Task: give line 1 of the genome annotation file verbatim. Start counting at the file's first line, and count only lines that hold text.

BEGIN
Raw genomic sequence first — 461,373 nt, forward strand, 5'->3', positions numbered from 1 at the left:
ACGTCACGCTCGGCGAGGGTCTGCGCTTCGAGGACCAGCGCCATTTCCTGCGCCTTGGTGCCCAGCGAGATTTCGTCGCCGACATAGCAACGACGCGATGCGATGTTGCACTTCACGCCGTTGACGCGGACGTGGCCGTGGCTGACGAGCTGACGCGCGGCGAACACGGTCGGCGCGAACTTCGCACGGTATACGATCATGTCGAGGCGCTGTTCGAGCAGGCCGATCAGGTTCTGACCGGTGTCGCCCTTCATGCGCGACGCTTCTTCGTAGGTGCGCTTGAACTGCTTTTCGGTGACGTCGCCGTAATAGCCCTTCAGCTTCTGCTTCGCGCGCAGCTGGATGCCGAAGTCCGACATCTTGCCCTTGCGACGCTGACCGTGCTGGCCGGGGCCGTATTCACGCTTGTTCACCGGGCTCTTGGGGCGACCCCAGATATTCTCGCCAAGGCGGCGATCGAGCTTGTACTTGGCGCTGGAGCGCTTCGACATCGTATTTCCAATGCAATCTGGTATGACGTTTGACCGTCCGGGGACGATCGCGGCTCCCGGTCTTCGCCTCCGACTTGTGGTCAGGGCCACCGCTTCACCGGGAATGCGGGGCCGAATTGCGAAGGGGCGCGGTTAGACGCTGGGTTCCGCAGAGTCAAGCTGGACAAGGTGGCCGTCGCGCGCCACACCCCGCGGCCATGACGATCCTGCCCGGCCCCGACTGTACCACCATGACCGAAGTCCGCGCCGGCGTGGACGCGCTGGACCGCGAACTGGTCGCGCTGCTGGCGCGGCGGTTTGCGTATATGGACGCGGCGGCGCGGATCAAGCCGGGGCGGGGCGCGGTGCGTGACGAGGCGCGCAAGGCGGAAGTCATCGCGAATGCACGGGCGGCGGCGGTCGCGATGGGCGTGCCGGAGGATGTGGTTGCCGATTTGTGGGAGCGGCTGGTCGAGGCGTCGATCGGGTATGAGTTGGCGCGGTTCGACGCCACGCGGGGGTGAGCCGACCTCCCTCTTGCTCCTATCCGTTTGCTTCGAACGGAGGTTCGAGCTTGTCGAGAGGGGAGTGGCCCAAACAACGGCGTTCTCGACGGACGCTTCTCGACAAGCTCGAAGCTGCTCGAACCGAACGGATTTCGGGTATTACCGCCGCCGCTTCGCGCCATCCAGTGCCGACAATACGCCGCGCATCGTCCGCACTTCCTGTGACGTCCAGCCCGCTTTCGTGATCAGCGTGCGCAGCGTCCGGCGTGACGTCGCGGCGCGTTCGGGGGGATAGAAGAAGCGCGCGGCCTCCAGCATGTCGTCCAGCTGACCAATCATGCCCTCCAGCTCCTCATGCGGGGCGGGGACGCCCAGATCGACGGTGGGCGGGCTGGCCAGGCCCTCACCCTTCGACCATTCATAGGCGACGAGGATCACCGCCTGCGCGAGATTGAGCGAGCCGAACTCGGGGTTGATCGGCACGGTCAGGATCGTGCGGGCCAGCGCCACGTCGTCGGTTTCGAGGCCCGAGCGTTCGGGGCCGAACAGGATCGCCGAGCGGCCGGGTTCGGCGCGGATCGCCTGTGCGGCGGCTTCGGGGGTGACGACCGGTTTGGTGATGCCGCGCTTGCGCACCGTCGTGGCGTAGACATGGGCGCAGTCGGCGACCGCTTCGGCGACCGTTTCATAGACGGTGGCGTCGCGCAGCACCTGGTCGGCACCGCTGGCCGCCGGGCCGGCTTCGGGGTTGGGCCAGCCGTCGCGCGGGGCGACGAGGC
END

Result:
Raw genomic sequence first — 461,373 nt, forward strand, 5'->3', positions numbered from 1 at the left: